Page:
Iraqis returning to their country after years abroad often face challenges finding employment opportunities or opening businesses. A series of trainings from the Achieving Measurable Access to Livelihoods (AMAL) program, implemented by Deutsche Gesellschaft für Internationale Zusammenarbeit (GIZ) GmbH and Blumont, is helping returnees and disadvantaged groups learn essential business and vocational skills so they can join the Iraqi workforce.
The program gives particular focus to private sector vocations and in-demand trades such as plumbing, carpentry, air conditioning repair, video editing and photography, sewing, hairdressing, handicrafts, electrical repair, and mobile phone and computer maintenance.
Activities provide returnees and people from underserved groups (like persons with disabilities and women) with participatory training in either business development or a specific trade, as well as access to mentor support and in-kind materials to jumpstart their careers.
The five-day business training walks participants through the basics of entrepreneurship, market assessment, marketing, budgeting, and planning.
The vocational trainings are hands-on, helping trainees acquire technical skills, abilities, and knowledge in a specific trade over five to ten days.
In both Erbil and Baghdad, each participant brings their own hopes for starting a business or a new vocation.
While living abroad in Germany, Hussein and his family thought a lot about their Iraqi homeland and its beautiful, historic sites. This sparked an idea to make miniature versions of landmarks and sell them as souvenirs.
When he returned to Iraq, Hussein learned about the AMAL business training through a friend. He hoped the training would help him get his business off the ground and compete with other souvenir producers while preserving cultural history.
“Our country has a lot of great heritage sites, and I thought it would be of great importance to create locally made miniature versions of those sites and present them with pride,” he said.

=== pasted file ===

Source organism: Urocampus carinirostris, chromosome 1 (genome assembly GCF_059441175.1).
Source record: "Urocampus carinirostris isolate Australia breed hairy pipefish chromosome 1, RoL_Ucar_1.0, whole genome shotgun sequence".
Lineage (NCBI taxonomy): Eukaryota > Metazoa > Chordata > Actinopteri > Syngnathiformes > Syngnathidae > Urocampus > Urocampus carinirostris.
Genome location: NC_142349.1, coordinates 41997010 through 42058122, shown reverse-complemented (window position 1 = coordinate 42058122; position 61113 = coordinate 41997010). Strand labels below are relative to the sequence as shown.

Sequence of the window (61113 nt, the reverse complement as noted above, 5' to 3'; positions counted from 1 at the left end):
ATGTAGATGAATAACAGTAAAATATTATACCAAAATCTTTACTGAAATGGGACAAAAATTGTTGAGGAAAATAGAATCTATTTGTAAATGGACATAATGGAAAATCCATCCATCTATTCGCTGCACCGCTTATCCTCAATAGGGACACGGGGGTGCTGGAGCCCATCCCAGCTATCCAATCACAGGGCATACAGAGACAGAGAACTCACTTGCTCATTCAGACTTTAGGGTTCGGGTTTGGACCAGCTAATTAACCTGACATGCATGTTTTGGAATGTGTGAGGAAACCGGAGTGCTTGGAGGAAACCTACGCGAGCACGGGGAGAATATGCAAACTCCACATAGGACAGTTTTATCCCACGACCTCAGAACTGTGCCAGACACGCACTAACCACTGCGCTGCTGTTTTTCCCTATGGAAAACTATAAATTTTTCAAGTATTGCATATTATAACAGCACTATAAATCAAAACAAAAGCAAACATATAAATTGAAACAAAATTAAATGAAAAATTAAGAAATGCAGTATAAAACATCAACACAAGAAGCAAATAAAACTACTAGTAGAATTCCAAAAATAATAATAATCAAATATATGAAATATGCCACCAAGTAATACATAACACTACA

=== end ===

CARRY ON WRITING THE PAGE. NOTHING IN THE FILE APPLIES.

During the five-day training, Hussein learned management and economic skills that helped him set a foundation for his business. “The training was very useful for me,” he said. “I got a lot of great marketing ideas. Since we are the only ones making souvenirs of this quality locally, we want to be able to compete with imported items.”
Nooraddin, who has a physical disability, joined the AMAL vocational trainings to learn more about software and hardware maintenance. He dreamed of running his own mobile electronics maintenance shop and had already found a storefront to work from. However, Nooraddin felt that he needed proper training to start his business and best serve customers.
Now, equipped with the skills to fix electronics, as well as the welding and maintenance tools he the work requires, Nooraddin can confidently operate his business. “There are limited job opportunities for people with special needs like me,” he said. “Working in electronics maintenance is something I can do using my brain and my hands.”
Shayma and her husband migrated to Finland years ago but decided to return to their homeland and build their future among their loved ones. With encouragement from her family, Shayma decided to open a shop to sell mobile phones.
Through the AMAL program, Shayma developed the knowledge she needed to build her new business. She learned a lot about promoting her shop in a crowded and competitive market. “I didn’t know how to expand my business or deal with the customers before, but now I have learned a lot and I am able to be confident in my ability to succeed,” Shayma said.